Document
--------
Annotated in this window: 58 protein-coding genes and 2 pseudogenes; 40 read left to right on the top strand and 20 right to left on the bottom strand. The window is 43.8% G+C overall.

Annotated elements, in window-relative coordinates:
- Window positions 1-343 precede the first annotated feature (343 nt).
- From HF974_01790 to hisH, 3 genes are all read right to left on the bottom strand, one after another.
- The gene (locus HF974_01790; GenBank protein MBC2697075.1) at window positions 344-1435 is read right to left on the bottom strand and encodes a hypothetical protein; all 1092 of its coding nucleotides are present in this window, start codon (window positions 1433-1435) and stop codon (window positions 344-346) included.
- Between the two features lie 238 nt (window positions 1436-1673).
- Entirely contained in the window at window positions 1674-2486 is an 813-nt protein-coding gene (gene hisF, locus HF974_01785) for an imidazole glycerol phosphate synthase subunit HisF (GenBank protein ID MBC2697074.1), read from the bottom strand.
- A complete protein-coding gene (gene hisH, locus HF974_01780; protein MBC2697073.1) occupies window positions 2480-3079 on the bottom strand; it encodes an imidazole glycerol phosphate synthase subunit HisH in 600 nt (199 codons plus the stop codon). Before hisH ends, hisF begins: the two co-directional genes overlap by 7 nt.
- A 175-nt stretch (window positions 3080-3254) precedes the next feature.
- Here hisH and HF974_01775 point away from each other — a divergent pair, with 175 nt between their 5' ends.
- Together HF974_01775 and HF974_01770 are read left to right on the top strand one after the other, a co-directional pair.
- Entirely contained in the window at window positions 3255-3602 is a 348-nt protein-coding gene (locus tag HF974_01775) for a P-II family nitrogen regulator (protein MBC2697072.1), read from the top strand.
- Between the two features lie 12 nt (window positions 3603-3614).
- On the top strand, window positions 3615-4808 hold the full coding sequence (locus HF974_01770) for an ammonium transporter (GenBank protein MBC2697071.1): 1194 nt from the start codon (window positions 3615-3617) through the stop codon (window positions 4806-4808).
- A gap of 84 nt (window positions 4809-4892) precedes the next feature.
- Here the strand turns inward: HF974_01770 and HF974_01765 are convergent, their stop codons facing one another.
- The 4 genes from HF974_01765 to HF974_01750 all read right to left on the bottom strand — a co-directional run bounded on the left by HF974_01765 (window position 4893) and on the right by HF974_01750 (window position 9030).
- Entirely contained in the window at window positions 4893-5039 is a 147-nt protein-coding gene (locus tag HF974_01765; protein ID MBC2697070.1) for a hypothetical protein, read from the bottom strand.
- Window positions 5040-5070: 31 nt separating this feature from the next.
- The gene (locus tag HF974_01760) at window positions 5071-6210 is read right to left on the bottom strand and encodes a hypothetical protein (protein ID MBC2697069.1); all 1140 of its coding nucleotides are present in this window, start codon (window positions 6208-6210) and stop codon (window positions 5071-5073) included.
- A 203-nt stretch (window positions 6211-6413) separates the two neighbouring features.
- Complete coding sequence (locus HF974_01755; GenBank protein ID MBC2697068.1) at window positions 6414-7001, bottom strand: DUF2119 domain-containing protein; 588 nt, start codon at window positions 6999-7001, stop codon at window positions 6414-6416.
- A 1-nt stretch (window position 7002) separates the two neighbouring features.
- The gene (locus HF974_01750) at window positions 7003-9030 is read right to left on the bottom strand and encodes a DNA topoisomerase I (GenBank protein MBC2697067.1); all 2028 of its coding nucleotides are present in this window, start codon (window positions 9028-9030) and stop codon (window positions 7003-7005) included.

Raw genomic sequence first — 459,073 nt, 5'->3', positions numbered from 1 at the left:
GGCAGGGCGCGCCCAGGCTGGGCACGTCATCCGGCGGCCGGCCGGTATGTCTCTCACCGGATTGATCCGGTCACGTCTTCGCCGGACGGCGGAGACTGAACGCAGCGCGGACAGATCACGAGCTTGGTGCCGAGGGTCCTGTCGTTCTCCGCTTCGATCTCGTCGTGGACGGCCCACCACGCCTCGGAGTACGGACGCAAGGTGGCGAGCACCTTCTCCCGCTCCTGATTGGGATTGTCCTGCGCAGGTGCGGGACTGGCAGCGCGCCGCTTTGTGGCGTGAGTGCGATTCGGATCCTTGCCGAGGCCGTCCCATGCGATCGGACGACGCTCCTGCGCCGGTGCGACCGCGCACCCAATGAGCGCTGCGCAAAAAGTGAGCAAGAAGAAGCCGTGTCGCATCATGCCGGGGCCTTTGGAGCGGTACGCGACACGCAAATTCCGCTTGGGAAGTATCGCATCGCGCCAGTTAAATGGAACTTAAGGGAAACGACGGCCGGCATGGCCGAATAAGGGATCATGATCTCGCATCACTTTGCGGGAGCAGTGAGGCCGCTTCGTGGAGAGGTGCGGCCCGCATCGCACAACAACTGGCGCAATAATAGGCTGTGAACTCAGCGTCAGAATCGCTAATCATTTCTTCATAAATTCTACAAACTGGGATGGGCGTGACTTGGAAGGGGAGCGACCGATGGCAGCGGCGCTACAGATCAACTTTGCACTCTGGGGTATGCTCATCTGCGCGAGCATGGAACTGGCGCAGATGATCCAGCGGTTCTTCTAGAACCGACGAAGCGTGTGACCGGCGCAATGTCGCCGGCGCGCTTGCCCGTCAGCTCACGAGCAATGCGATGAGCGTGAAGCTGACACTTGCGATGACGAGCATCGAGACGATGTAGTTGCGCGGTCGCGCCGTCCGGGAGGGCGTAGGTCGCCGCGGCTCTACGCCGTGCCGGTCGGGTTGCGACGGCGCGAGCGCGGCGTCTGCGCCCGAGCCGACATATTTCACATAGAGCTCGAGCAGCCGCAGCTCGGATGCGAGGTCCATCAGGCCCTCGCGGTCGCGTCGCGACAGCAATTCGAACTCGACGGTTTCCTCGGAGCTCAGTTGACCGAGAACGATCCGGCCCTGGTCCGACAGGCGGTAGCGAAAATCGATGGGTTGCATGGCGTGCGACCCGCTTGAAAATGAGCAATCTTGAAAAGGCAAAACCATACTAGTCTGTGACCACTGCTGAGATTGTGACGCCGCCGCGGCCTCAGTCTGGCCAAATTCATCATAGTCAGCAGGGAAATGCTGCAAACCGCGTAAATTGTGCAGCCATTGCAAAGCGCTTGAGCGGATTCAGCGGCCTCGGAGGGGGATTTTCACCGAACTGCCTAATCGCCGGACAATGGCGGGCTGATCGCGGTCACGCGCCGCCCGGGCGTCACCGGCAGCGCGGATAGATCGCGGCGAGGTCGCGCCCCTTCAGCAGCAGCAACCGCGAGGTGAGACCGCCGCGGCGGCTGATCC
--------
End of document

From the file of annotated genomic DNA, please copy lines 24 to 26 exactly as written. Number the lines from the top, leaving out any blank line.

- The gene (locus HF974_01750) at window positions 7003-9030 is read right to left on the bottom strand and encodes a DNA topoisomerase I (GenBank protein MBC2697067.1); all 2028 of its coding nucleotides are present in this window, start codon (window positions 9028-9030) and stop codon (window positions 7003-7005) included.

Raw genomic sequence first — 459,073 nt, 5'->3', positions numbered from 1 at the left:
GGCAGGGCGCGCCCAGGCTGGGCACGTCATCCGGCGGCCGGCCGGTATGTCTCTCACCGGATTGATCCGGTCACGTCTTCGCCGGACGGCGGAGACTGAACGCAGCGCGGACAGATCACGAGCTTGGTGCCGAGGGTCCTGTCGTTCTCCGCTTCGATCTCGTCGTGGACGGCCCACCACGCCTCGGAGTACGGACGCAAGGTGGCGAGCACCTTCTCCCGCTCCTGATTGGGATTGTCCTGCGCAGGTGCGGGACTGGCAGCGCGCCGCTTTGTGGCGTGAGTGCGATTCGGATCCTTGCCGAGGCCGTCCCATGCGATCGGACGACGCTCCTGCGCCGGTGCGACCGCGCACCCAATGAGCGCTGCGCAAAAAGTGAGCAAGAAGAAGCCGTGTCGCATCATGCCGGGGCCTTTGGAGCGGTACGCGACACGCAAATTCCGCTTGGGAAGTATCGCATCGCGCCAGTTAAATGGAACTTAAGGGAAACGACGGCCGGCATGGCCGAATAAGGGATCATGATCTCGCATCACTTTGCGGGAGCAGTGAGGCCGCTTCGTGGAGAGGTGCGGCCCGCATCGCACAACAACTGGCGCAATAATAGGCTGTGAACTCAGCGTCAGAATCGCTAATCATTTCTTCATAAATTCTACAAACTGGGATGGGCGTGACTTGGAAGGGGAGCGACCGATGGCAGCGGCGCTACAGATCAACTTTGCACTCTGGGGTATGCTCATCTGCGCGAGCATGGAACTGGCGCAGATGATCCAGCGGTTCTTCTAGAACCGACGAAGCGTGTGACCGGCGCAATGTCGCCGGCGCGCTTGCCCGTCAGCTCACGAGCAATGCGATGAGCGTGAAGCTGACACTTGCGATGACGAGCATCGAGACGATGTAGTTGCGCGGTCGCGCCGTCCGGGAGGGCGTAGGTCGCCGCGGCTCTACGCCGTGCCGGTCGGGTTGCGACGGCGCGAGCGCGGCGTCTGCGCCCGAGCCGACATATTTCACATAGAGCTCGAGCAGCCGCAGCTCGGATGCGAGGTCCATCAGGCCCTCGCGGTCGCGTCGCGACAGCAATTCGAACTCGACGGTTTCCTCGGAGCTCAGTTGACCGAGAACGATCCGGCCCTGGTCCGACAGGCGGTAGCGAAAATCGATGGGTTGCATGGCGTGCGACCCGCTTGAAAATGAGCAATCTTGAAAAGGCAAAACCATACTAGTCTGTGACCACTGCTGAGATTGTGACGCCGCCGCGGCCTCAGTCTGGCCAAATTCATCATAGTCAGCAGGGAAATGCTGCAAACCGCGTAAATTGTGCAGCCATTGCAAAGCGCTTGAGCGGATTCAGCGGCCTCGGAGGGGGATTTTCACCGAACTGCCTAATCGCCGGACAATGGCGGGCTGATCGCGGTCACGCGCCGCCCGGGCGTCACCGGCAGCGCGGATAGATCGCGGCGAGGTCGCGCCCCTTCAGCAGCAGCAACCGCGAGGTGAGACCGCCGCGGCGGCTGATCC